DVD Review: Weiner (2016; Documentary)

By , Contributor
With disgraced former Congressman and failed New York mayoral candidate Anthony Weiner back in the news, the timing for the IFC Films DVD release of the wildly acclaimed documentary Weiner couldn't have been better. One can almost imagine the filmmakers' likely reactions to the recent news of even more sexting on Weiner's part, plus the announcement that wife Huma Abedin is seeking a divorce. I'm not suggesting the filmmakers (including co-directors Josh Kriegman and Elyse Steinberg) take any personal pleasure in Weiner and Abedin's on-going misfortunes, but the point of releasing a film is to make money. And with everyone talking about Anthony Weiner again, including Republican presidential candidate Donald Trump, Weiner will almost certainly benefit from the renewed interest and new headlines.

Those unfamiliar with the Weiner odyssey need only check online for a vast array of recaps by innumerable news outlets. The film was already in-progress as Weiner was mounting a comeback run for Mayor of New York City in 2013, following his initial sexting scandal. Leading in the polls and seemingly successfully overcoming his tainted past, out comes new sexting revelations courtesy of future porn star Sydney Leathers. The focus of the doc shifts to the immense damage control needed to keep Weiner's mayoral run from imploding (no spoiler alert needed: implode is exactly what it does, despite Weiner's dogged efforts).

It's easy to see what impressed critics with Weiner. The 96-minute doc flies by at the pace of a fictional film. It's funny, fascinating, and intensely cringe-worthy. It features a deeply flawed antihero in Anthony Weiner, a man of great political conviction and undeniable charisma who just can't keep his personal life in order. Though she is mostly only seen as a weary presence in the background, wife Abedin (longtime—and still-current—aide to Democratic presidential candidate Hillary Clinton) provides a sort of "everyman" figure for audiences to relate to (i.e. 'What would you do if you were in her shoes?'). And then there's Leathers, who emerges as a shadowy villain of sorts, her motivations to ruin Weiner never entirely clear (instant fame seems to play a big role, though she wasn't directly involved with the film).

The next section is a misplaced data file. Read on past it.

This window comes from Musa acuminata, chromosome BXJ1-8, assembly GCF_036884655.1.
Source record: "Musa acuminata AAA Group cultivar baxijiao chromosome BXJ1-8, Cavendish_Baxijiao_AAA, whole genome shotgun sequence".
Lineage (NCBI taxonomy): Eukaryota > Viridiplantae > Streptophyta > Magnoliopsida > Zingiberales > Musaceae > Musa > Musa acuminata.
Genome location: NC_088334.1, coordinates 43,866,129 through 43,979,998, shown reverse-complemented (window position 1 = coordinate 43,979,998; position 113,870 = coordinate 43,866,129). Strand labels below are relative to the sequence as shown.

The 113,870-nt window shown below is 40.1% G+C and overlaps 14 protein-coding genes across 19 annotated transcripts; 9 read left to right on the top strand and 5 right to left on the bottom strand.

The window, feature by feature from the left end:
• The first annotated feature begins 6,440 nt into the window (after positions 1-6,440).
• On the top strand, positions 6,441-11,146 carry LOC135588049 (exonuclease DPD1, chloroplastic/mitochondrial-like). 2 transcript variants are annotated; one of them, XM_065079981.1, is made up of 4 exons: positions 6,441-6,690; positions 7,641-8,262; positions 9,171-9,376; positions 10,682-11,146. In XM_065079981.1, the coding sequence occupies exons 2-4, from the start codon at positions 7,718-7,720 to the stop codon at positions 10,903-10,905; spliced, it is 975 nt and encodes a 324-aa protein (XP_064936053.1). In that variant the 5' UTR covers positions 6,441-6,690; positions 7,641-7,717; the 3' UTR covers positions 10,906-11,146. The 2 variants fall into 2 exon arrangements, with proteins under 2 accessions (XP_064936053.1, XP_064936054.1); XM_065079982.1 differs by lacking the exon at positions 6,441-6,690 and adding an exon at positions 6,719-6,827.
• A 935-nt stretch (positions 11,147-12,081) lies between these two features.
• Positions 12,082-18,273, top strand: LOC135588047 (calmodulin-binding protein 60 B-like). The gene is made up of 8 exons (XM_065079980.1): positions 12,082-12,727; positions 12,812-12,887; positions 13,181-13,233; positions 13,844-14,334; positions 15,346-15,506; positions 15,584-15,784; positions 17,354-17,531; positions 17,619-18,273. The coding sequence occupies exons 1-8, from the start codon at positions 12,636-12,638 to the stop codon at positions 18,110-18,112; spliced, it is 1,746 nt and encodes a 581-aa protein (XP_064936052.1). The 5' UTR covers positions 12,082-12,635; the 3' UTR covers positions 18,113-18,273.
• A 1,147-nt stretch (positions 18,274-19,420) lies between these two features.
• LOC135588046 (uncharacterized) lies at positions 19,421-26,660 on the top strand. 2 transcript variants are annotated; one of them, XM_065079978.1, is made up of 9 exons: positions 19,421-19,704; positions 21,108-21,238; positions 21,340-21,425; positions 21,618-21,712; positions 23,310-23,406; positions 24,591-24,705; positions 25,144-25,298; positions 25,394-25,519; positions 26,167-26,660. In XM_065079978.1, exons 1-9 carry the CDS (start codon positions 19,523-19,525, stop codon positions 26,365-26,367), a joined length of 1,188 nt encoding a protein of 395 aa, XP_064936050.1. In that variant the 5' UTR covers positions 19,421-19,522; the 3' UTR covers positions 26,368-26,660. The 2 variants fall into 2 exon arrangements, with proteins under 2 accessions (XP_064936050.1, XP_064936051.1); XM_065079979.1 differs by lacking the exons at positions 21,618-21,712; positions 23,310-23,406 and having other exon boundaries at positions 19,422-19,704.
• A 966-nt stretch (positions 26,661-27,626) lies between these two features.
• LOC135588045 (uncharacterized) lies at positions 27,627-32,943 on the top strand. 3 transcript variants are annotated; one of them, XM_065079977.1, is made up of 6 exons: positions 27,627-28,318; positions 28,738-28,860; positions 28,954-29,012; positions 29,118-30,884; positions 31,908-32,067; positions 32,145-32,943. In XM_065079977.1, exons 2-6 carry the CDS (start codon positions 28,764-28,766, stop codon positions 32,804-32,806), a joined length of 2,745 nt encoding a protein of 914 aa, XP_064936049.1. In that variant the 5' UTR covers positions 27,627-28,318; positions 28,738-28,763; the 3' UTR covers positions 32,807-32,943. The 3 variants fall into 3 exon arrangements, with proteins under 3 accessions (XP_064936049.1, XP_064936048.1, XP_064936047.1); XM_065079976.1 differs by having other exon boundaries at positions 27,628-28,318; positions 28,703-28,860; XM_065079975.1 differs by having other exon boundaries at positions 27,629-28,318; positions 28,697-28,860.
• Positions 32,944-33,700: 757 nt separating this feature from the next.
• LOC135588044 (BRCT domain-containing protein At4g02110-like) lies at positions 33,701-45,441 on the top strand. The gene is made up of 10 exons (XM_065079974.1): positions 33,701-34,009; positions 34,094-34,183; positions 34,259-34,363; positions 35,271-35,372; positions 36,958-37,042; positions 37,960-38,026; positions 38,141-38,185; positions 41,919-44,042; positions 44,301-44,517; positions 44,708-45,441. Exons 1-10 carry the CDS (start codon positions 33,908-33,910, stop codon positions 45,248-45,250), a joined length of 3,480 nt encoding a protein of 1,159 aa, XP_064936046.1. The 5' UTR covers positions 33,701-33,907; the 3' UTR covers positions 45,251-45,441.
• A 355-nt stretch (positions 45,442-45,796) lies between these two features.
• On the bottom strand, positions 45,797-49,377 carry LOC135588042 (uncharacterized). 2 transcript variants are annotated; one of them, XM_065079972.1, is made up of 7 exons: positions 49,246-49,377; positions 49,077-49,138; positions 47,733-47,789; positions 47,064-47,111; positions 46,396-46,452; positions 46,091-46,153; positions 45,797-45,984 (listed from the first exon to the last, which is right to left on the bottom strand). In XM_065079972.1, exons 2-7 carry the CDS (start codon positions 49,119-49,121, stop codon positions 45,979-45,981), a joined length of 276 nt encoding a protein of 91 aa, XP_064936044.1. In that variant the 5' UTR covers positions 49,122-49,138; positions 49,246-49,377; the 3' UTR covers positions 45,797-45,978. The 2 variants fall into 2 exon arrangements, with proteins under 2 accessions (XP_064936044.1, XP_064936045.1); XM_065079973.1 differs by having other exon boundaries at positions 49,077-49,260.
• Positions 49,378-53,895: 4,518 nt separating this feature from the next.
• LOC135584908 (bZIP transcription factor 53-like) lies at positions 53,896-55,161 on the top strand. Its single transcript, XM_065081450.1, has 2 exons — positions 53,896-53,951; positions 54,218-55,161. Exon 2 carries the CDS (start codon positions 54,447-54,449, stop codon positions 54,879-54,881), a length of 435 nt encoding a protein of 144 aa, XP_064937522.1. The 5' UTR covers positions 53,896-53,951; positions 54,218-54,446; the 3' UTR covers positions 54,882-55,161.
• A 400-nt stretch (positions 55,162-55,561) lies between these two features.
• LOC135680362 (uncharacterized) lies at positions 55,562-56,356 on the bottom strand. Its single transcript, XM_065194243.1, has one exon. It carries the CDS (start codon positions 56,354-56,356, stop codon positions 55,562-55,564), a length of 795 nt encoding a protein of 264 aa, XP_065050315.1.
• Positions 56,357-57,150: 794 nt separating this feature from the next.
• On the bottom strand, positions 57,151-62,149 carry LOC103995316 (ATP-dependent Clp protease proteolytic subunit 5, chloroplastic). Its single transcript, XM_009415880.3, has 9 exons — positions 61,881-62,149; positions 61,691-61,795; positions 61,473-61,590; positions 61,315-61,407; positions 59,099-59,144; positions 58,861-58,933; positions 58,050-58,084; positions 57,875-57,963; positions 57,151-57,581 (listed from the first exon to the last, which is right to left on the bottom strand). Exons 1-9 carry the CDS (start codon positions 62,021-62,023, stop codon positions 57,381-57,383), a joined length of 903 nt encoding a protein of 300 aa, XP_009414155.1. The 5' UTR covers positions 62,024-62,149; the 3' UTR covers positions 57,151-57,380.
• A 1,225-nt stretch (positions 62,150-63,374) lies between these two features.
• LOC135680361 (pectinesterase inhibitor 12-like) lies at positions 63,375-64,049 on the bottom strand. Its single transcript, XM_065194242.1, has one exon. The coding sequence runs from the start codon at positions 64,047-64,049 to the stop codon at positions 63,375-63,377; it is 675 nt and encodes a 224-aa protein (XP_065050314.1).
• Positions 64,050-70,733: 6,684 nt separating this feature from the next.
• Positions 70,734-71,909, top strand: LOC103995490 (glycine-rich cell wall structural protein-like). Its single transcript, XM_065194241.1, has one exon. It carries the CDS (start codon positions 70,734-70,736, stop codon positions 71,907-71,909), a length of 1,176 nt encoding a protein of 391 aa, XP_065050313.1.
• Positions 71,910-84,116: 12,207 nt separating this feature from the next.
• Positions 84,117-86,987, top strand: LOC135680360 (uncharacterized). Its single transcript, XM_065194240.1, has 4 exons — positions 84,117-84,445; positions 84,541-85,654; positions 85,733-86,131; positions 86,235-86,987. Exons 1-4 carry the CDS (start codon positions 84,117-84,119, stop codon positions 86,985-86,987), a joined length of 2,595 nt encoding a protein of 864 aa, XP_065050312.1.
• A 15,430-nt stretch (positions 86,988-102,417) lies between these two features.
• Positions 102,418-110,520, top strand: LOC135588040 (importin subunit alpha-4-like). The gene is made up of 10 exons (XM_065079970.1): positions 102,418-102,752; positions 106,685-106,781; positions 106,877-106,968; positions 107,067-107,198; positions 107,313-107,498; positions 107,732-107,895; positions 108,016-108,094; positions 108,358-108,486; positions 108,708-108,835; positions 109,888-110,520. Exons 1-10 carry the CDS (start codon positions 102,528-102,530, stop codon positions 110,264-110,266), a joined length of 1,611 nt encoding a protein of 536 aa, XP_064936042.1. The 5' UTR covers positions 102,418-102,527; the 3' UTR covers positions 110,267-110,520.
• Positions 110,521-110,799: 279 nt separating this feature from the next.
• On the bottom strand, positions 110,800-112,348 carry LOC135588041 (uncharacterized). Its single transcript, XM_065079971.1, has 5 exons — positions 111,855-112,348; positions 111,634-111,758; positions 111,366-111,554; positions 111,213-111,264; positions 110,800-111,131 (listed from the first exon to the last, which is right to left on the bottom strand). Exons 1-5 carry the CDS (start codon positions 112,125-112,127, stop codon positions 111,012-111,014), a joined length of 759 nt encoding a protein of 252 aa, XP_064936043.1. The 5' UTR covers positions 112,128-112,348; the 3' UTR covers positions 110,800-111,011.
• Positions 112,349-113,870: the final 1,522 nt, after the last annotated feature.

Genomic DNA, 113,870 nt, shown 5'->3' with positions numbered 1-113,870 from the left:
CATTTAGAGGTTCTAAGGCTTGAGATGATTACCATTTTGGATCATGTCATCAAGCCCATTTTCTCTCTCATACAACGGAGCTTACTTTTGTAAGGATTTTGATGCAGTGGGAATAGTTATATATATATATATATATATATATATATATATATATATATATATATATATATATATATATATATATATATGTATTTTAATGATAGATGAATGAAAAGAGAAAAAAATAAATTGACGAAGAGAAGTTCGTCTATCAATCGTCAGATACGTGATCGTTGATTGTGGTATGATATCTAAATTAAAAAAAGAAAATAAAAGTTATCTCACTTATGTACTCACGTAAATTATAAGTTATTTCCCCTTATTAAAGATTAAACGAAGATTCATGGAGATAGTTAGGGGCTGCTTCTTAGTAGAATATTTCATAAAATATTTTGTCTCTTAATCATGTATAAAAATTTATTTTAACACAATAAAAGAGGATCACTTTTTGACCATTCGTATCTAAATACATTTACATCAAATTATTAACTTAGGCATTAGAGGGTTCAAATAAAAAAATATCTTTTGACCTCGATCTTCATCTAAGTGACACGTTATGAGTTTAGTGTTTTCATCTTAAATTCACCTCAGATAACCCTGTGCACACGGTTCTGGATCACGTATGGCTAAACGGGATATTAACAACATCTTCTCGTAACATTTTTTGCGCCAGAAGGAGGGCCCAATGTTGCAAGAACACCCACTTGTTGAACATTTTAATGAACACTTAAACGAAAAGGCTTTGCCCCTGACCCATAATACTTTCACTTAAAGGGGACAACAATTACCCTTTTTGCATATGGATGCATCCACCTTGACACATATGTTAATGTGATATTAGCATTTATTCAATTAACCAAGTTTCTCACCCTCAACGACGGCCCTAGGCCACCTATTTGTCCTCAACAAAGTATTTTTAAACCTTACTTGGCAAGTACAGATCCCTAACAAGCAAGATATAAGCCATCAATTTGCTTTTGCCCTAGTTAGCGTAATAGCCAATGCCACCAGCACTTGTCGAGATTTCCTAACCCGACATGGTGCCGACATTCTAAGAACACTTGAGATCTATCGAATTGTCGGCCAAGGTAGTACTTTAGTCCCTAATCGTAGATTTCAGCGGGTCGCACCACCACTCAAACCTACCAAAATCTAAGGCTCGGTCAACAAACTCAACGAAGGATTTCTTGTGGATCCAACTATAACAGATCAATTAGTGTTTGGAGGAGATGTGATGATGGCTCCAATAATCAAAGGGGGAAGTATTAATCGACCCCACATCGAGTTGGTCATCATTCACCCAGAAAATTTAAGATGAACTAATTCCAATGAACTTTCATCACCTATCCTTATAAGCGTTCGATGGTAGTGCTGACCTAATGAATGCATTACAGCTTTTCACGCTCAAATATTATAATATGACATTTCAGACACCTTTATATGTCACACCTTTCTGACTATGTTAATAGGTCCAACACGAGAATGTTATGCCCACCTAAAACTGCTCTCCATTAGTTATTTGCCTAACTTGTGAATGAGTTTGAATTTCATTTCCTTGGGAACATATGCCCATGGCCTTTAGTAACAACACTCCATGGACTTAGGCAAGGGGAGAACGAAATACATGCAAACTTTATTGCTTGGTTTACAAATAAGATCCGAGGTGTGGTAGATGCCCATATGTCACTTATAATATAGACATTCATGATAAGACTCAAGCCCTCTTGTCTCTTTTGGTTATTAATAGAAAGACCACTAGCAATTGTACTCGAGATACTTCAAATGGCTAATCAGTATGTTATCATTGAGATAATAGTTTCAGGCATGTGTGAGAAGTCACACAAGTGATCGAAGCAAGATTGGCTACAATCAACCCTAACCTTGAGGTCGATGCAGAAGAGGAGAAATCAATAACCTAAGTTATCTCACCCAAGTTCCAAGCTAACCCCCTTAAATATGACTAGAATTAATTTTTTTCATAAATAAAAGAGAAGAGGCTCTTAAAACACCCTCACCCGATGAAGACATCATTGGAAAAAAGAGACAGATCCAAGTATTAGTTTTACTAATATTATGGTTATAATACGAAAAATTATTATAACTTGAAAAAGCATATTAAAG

What we don't really get with Weiner is any sense of true depth. It's probably miracle enough that Weiner allowed the filmmakers to continue with the documentary in the face of everything crumbling down around him. But there's a skin-deep quality to the story that leaves one inevitably wondering who Anthony Weiner really is and why such an apparently sharp guy with so much going for him is so intent on self-destruction. As a document of a bizarre political footnote, the documentary is a must-see. As an in-depth portrait of a intriguing human being, Weiner doesn't quite make the mark. High recommended, nonetheless.


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Chaz Lipp writes for The Morton Report.

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